Philly Faces: Moishe House Builds Community


Shari Rosen’s connection to her Jewish faith has fluctuated at times, but while attending Johns Hopkins University she felt a stronger pull when researching the Holocaust.

Shari Rosen | Photo provided

She delved into how Holocaust atrocities are still felt in Germany, and how Germans educate their children and students about it. She said she found that some Germans indirectly profit off of the history, a reality that alarmed her.

The experience helped solidify her faith, and she now lives in Philadelphia’s Moishe House, along with three other young professionals. The four plan events for Jewish people in their 20s and 30s, aiming to build a stronger local sense of community. Rosen, who works as a public relations senior account executive, said living in the house has helped her feel more comfortable in Philadelphia.

Q: What is Moishe House and what purpose does it serve?

A: It’s a house. There are many across the world. In the United States there are more than 100, I believe. Basically, we plan Jewish events for the community, half in the home and half outside of home. The programs will be philanthropy, social, some will be more religious-oriented and some more education-oriented. Then we’ll also do holidays and culture, stuff like that.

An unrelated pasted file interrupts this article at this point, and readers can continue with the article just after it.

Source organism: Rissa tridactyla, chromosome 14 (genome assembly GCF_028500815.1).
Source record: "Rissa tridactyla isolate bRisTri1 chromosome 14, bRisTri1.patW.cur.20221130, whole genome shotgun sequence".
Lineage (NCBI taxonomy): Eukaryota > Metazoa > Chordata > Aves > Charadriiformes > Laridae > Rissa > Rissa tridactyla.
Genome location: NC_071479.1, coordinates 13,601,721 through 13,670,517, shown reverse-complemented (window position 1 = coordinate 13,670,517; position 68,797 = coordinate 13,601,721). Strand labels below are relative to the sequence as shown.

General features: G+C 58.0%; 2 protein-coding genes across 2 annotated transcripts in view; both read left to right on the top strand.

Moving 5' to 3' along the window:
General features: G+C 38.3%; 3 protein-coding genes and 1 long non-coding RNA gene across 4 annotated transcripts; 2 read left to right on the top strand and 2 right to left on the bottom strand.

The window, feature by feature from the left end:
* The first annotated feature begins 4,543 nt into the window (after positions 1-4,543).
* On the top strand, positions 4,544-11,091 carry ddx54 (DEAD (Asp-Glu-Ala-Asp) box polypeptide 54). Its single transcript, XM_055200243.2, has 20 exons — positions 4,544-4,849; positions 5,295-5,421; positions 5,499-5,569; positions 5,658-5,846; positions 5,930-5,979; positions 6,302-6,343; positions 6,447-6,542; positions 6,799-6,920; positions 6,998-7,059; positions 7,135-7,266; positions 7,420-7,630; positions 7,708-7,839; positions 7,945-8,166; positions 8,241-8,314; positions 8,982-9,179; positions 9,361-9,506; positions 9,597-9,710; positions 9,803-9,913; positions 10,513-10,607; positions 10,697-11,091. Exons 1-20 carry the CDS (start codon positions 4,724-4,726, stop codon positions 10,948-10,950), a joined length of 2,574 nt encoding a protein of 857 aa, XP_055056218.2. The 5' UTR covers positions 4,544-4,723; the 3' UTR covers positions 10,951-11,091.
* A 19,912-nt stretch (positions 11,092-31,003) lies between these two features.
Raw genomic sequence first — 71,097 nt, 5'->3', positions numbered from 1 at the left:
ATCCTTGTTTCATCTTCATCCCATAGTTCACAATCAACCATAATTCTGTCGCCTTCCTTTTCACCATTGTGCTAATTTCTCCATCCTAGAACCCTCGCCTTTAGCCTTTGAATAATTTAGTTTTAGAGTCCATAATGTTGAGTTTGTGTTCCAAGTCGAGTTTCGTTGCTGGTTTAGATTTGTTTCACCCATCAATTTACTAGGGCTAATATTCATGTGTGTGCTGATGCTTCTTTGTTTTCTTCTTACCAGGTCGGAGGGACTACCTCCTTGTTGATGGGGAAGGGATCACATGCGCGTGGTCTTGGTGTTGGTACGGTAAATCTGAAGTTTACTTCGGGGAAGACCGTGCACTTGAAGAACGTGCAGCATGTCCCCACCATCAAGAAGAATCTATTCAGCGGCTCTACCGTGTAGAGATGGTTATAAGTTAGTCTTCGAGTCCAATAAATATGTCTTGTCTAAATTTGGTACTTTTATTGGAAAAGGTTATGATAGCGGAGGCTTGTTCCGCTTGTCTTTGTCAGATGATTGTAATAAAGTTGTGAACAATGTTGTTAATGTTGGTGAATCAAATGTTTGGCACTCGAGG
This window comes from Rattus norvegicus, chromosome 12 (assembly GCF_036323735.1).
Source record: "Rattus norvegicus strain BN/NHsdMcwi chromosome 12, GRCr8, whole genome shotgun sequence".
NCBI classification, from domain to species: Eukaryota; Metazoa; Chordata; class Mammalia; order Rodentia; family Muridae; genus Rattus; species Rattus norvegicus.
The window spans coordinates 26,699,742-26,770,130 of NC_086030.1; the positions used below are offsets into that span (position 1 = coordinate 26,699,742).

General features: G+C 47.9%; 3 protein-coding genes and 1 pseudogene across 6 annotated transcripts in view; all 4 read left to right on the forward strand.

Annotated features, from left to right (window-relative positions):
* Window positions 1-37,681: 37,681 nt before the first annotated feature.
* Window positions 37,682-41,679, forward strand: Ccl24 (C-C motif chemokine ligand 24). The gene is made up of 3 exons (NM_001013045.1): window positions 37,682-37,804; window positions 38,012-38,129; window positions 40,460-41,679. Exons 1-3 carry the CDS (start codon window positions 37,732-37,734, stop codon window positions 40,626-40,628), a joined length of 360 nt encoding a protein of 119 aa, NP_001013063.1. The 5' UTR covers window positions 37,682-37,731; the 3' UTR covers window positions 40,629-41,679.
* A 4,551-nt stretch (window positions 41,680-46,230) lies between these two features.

When I first moved here, I moved from Baltimore. I liked the idea of people coming to me in my house and me playing a leadership role, then forming a network of people.

Q: Have you always found yourself drawn to leadership roles?

A: No. This was a really unique opportunity, just the idea of living in a house with other people and planning events together. I also think it’s a really unique opportunity for people who are new somewhere. A lot of people who come to our events are new [to Philly], and the events provide a safer environment for people. They’re not like a party or a happy hour. It’s really about the idea of getting people to feel more comfortable and build relationships, versus being thrown into a setting like a happy hour where you have a very quick conversation and then it’s over.

Q: What are some of the events you have helped plan at Moishe House?

A: We had a really big apple-themed party around Rosh Hashanah. We made candy apples, and stuff like that. It was called Applepalooza. I would say that was huge. It got people together and excited around the High Holidays. That was cool because when people think of the High Holidays they think of having to go to family dinner. We created a community of young people in their 20s and 30s hanging out around the holidays, putting a fun spin on it so people were more excited to go home for the holiday. … In terms of other events, we do hikes. This month, we’re doing a blindfolded taco tasting.

Q: You won the John Koren Award for Holocaust Research in college. What was your research about?

A: The idea is how Germans educate their own children as well as students about the Holocaust, and how they relay the information and how they present it. I went to a lot of different museums and memorials. It’s fascinating, the business venture of it. How can you hire someone off the street to give people a tour of a concentration camp? Why are people continuing to profit off of this atrocity? While there are a number of reparations that are great, there is still a long way to go.

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